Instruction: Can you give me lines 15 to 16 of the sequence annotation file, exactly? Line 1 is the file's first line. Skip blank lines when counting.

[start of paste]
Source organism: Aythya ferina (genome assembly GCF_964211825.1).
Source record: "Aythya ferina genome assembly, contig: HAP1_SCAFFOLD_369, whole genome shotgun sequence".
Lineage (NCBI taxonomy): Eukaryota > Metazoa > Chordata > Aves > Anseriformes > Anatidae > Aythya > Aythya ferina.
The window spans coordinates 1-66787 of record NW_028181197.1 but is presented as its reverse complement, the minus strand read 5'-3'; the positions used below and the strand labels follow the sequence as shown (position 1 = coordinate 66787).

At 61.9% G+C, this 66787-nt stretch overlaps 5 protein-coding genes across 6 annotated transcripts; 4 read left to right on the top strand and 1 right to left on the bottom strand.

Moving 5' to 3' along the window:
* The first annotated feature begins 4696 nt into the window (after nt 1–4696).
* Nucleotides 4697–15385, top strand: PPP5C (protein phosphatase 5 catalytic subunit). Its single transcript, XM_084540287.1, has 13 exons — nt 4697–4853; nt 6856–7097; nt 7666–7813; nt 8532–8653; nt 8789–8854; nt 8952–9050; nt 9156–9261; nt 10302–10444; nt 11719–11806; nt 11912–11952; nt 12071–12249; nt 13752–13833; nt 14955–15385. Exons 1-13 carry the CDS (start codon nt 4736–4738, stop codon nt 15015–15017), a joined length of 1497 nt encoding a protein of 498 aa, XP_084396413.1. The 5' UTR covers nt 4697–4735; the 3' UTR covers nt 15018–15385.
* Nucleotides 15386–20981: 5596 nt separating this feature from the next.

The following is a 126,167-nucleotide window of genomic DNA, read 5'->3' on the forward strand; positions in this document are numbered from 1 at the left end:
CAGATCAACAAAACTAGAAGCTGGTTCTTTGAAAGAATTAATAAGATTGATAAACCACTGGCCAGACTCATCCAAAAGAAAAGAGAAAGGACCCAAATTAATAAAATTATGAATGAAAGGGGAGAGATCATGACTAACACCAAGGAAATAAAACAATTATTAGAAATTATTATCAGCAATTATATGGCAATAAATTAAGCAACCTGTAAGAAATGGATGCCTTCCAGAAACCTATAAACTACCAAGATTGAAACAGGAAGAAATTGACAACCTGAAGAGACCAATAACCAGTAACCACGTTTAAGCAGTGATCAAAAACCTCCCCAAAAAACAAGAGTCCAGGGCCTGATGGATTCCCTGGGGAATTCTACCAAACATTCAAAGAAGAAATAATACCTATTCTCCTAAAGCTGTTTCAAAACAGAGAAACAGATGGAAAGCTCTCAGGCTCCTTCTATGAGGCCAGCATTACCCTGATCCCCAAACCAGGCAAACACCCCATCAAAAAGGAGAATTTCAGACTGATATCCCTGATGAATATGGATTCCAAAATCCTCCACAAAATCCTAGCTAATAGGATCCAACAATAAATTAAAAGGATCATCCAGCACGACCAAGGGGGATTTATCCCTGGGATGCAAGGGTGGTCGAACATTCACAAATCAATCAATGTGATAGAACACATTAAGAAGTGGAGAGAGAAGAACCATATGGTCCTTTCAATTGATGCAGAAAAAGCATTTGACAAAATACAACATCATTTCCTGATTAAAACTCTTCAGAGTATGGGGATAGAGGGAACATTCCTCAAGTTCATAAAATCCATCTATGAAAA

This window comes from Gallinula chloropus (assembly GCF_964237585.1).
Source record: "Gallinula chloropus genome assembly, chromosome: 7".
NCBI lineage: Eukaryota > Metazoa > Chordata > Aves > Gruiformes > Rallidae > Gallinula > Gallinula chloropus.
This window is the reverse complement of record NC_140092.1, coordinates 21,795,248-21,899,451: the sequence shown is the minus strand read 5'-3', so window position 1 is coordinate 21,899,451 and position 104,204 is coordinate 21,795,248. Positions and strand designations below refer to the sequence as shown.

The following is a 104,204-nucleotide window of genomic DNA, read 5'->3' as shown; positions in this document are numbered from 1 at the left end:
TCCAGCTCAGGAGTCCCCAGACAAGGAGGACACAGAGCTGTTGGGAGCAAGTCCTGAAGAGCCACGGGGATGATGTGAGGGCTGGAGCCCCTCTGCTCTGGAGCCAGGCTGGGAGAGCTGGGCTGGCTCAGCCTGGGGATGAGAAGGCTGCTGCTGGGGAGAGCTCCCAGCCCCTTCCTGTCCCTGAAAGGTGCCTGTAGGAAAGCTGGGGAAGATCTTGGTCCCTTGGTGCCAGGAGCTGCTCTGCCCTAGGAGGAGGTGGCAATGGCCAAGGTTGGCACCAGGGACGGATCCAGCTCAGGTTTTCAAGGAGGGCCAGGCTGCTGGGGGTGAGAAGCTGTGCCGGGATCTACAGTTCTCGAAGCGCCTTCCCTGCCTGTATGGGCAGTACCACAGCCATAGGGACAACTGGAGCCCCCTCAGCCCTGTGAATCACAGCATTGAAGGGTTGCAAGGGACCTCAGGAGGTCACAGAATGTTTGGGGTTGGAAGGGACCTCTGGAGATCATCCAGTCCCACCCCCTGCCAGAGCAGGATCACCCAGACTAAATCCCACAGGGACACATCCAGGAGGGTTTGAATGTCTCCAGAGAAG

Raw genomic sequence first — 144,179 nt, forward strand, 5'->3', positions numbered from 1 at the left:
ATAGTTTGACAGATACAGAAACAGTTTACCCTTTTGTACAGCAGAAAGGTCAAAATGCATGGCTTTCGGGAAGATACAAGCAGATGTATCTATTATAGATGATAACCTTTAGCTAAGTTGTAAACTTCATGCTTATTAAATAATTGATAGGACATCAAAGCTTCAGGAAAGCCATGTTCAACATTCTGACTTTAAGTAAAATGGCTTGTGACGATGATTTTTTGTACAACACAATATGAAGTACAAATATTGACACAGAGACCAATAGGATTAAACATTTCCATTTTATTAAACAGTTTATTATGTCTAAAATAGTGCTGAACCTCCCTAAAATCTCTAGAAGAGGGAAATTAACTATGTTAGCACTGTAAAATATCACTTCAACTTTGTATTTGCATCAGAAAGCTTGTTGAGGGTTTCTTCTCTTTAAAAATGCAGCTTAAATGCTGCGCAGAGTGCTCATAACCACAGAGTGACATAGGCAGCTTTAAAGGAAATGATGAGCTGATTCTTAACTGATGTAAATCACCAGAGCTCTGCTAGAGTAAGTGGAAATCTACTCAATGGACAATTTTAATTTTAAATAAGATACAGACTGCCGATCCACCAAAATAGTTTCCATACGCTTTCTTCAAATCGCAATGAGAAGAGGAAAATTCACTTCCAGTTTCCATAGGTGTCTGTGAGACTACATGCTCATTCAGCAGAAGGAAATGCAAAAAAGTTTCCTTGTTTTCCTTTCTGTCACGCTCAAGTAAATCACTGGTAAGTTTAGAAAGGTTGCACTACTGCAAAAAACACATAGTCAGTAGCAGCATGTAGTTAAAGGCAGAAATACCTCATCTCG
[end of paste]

This window is the reverse complement of record NC_140092.1, coordinates 21,795,248-21,899,451: the sequence shown is the minus strand read 5'-3', so window position 1 is coordinate 21,899,451 and position 104,204 is coordinate 21,795,248. Positions and strand designations below refer to the sequence as shown.

The following is a 104,204-nucleotide window of genomic DNA, read 5'->3' as shown; positions in this document are numbered from 1 at the left end: